Hospitable?  Kinda hard to do that if you have thousands in your church.  Just delegate.  Besides, who has time to give water to the thirsty, food to the hungry, clothe the naked and visit the prisoners, if you have such a megachurch? Let others do that.  Your main concern is the church stage and how your music and message will fill your church.  

Teachable?  Gotta know the Word to do that.  Gotta teach the Word in its fullness to do that.  Gotta live the Word to model it to your sheep. But if you are limited in your knowledge or are trying so hard to be relevant, (is that another word for shallow?) then it is hard to see error in yourself or in your theology.  Satan loves shallow.

Drunkenness?  No, you don't get, well, drunk.  Whether your weaker sheep are stumbling over the leadership drinking, well, that's their problem.

Violent?  Not you!  Not at least in person.  But when you get on Twitter or Facebook, out.  Or, despite all of your sweetness and light in the pulpit, if anyone talks to your wife or children off the record, another portrait of you emerges entirely.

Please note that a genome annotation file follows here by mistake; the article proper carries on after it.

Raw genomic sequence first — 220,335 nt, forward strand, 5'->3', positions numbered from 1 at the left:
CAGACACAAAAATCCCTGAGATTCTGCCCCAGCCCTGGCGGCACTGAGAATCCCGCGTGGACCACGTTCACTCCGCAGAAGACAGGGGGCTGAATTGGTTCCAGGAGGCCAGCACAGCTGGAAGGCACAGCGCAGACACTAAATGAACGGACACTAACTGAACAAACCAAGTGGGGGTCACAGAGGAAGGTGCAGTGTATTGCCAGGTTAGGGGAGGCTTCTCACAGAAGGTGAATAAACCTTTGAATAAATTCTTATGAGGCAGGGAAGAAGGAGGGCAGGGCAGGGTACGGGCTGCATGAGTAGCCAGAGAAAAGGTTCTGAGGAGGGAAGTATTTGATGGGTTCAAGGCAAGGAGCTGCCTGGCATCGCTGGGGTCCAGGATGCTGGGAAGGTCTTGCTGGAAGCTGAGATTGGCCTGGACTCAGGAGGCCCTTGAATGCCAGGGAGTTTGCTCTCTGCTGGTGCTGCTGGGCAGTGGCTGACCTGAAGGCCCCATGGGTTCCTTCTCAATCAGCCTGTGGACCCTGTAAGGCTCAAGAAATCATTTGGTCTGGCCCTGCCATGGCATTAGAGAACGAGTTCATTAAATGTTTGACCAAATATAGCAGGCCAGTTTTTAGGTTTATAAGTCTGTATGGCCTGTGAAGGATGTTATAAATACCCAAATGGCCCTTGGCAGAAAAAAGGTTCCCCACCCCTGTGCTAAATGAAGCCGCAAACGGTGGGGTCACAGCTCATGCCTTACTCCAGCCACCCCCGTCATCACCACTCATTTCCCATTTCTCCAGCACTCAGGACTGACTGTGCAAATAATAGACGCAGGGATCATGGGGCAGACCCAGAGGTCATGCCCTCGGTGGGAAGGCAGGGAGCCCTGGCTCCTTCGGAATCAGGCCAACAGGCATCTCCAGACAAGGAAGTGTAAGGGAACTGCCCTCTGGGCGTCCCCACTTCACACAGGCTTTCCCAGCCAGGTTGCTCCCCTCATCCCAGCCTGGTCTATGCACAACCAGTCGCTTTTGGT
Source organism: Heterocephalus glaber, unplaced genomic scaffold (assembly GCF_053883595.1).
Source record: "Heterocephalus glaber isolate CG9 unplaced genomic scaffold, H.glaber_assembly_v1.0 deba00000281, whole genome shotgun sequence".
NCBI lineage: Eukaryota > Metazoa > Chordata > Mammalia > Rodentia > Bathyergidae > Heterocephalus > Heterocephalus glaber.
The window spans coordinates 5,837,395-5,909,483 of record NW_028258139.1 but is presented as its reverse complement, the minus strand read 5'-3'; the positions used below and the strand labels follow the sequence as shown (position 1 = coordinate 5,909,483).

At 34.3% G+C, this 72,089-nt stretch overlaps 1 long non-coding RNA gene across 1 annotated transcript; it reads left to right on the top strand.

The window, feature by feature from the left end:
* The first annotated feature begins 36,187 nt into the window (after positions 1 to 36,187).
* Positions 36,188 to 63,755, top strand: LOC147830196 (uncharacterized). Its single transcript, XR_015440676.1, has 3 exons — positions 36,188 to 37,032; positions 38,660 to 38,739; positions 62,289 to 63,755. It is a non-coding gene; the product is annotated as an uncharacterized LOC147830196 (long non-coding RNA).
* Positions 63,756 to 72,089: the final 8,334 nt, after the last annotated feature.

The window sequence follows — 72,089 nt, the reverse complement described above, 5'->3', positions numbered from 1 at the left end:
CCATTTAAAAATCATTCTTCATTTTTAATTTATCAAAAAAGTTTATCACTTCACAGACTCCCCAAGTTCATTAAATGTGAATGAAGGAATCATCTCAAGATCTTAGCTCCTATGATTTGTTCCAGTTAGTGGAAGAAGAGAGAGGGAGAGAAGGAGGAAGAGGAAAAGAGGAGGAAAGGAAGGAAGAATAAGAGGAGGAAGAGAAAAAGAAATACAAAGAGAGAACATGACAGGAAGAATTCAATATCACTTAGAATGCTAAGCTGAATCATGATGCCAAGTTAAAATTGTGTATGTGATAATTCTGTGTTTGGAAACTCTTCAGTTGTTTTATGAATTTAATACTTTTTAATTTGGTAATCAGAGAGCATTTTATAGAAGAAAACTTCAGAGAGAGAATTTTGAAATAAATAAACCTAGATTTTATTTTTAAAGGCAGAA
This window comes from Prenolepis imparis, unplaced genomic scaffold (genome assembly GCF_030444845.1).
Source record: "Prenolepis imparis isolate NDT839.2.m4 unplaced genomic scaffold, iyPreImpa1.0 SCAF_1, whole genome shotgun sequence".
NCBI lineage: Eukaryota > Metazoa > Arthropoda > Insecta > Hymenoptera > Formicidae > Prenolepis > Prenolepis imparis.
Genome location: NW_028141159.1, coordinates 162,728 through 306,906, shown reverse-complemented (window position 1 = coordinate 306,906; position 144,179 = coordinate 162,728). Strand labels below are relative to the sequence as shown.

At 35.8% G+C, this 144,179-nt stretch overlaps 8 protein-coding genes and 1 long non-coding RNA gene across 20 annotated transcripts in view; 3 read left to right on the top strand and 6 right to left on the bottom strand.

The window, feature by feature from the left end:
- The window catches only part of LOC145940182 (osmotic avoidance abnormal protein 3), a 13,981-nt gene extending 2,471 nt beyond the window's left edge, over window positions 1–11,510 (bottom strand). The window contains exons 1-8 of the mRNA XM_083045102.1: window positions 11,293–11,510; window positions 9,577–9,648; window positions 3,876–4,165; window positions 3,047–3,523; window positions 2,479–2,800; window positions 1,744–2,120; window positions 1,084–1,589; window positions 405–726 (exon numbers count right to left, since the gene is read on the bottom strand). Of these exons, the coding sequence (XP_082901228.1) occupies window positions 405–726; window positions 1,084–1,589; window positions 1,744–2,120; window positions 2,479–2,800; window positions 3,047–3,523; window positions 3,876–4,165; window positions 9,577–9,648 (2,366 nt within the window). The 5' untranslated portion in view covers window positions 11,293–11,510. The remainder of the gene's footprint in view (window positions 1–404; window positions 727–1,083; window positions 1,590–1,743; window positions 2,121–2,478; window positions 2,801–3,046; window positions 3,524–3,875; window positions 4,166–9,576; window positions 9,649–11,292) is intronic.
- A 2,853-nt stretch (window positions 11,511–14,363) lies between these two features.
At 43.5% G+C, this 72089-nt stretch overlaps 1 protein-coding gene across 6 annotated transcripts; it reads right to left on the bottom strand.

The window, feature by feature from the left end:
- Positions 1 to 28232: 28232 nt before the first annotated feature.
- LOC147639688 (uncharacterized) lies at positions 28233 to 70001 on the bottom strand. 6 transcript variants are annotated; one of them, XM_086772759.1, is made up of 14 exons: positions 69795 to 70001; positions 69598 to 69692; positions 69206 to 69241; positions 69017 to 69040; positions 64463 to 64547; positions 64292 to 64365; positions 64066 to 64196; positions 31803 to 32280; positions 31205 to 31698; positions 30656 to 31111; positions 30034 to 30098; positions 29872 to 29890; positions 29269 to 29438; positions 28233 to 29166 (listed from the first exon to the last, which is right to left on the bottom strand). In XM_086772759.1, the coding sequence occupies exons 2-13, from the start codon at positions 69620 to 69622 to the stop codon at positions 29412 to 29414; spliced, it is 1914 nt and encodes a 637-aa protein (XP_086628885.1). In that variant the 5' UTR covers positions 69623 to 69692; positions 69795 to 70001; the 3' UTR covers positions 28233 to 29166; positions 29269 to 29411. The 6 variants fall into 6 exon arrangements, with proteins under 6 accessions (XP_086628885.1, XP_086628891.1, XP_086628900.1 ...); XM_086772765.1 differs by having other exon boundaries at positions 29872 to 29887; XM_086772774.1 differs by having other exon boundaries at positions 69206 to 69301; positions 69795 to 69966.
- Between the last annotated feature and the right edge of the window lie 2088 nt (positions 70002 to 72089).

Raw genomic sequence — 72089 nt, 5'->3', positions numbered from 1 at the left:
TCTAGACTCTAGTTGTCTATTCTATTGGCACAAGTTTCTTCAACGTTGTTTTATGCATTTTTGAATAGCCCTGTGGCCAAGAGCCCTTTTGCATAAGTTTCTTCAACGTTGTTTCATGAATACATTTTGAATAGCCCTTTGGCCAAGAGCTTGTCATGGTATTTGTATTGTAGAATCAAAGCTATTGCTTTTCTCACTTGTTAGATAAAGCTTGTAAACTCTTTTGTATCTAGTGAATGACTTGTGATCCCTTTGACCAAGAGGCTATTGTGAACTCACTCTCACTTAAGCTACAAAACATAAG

Quarrelsome?  Well, not if people stay off your bad side.  Everyone has a bad side--whether it is under the Lordship of Christ is another matter.  

Lover of money?  C'mon.  God wants to open the coffers of heaven and rain wealth down on you.  Cars, jets, houses, you name it!  If God is blessing you, who has the right to question that?  Jesus? Well, yeah,  He lived a simple and devoted life to serve us, but He wants you as a follower to look nothing like Him in lifestyle.  In fact, you look remarkably like the 1%.

Respectful kids, well-run home?  How can anyone do that in today's culture?  Satan has seen to that, for sure.

Celebrity pastors?  New-born renegades who get an immediate platform?  You can handle it, gentlemen!  You got God!  (His Word doesn't agree with you, but ya gotta know it to see that!)

So, we are called, just as the leaders in Smyrna were, to be faithful.  

To who?  Christ alone and His Word, even if it costs us everything. But no worries!  A victor's crown awaits us!  


No comments:

Post a Comment

Related Posts Plugin for WordPress, Blogger...